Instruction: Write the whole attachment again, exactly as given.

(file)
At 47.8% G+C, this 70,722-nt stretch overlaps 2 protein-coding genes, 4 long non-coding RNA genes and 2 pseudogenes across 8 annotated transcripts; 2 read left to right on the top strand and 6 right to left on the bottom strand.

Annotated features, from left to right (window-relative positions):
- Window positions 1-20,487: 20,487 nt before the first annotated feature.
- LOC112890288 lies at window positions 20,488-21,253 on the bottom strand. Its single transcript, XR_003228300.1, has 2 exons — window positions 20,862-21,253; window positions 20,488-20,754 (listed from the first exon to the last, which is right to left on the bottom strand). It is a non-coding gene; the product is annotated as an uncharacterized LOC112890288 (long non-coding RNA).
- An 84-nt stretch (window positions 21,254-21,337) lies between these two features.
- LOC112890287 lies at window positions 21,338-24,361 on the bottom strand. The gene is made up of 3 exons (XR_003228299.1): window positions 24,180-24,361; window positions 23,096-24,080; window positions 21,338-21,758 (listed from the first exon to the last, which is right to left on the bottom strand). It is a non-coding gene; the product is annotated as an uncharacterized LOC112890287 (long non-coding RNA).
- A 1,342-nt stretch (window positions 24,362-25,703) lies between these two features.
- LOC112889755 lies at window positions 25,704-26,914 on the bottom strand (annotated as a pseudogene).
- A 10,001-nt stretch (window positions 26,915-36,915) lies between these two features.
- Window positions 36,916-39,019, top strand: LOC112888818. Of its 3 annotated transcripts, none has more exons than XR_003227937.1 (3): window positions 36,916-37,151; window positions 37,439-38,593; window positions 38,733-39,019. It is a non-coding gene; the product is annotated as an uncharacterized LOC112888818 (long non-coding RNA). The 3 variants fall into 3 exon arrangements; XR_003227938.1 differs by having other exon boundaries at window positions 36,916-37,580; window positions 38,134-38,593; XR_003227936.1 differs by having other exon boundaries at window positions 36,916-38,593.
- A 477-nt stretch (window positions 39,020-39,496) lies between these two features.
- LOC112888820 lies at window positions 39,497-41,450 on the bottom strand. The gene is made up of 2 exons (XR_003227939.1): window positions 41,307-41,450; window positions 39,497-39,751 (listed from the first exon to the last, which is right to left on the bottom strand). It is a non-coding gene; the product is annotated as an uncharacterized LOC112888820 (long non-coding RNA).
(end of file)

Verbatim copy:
At 47.8% G+C, this 70,722-nt stretch overlaps 2 protein-coding genes, 4 long non-coding RNA genes and 2 pseudogenes across 8 annotated transcripts; 2 read left to right on the top strand and 6 right to left on the bottom strand.

Annotated features, from left to right (window-relative positions):
- Window positions 1-20,487: 20,487 nt before the first annotated feature.
- LOC112890288 lies at window positions 20,488-21,253 on the bottom strand. Its single transcript, XR_003228300.1, has 2 exons — window positions 20,862-21,253; window positions 20,488-20,754 (listed from the first exon to the last, which is right to left on the bottom strand). It is a non-coding gene; the product is annotated as an uncharacterized LOC112890288 (long non-coding RNA).
- An 84-nt stretch (window positions 21,254-21,337) lies between these two features.
- LOC112890287 lies at window positions 21,338-24,361 on the bottom strand. The gene is made up of 3 exons (XR_003228299.1): window positions 24,180-24,361; window positions 23,096-24,080; window positions 21,338-21,758 (listed from the first exon to the last, which is right to left on the bottom strand). It is a non-coding gene; the product is annotated as an uncharacterized LOC112890287 (long non-coding RNA).
- A 1,342-nt stretch (window positions 24,362-25,703) lies between these two features.
- LOC112889755 lies at window positions 25,704-26,914 on the bottom strand (annotated as a pseudogene).
- A 10,001-nt stretch (window positions 26,915-36,915) lies between these two features.
- Window positions 36,916-39,019, top strand: LOC112888818. Of its 3 annotated transcripts, none has more exons than XR_003227937.1 (3): window positions 36,916-37,151; window positions 37,439-38,593; window positions 38,733-39,019. It is a non-coding gene; the product is annotated as an uncharacterized LOC112888818 (long non-coding RNA). The 3 variants fall into 3 exon arrangements; XR_003227938.1 differs by having other exon boundaries at window positions 36,916-37,580; window positions 38,134-38,593; XR_003227936.1 differs by having other exon boundaries at window positions 36,916-38,593.
- A 477-nt stretch (window positions 39,020-39,496) lies between these two features.
- LOC112888820 lies at window positions 39,497-41,450 on the bottom strand. The gene is made up of 2 exons (XR_003227939.1): window positions 41,307-41,450; window positions 39,497-39,751 (listed from the first exon to the last, which is right to left on the bottom strand). It is a non-coding gene; the product is annotated as an uncharacterized LOC112888820 (long non-coding RNA).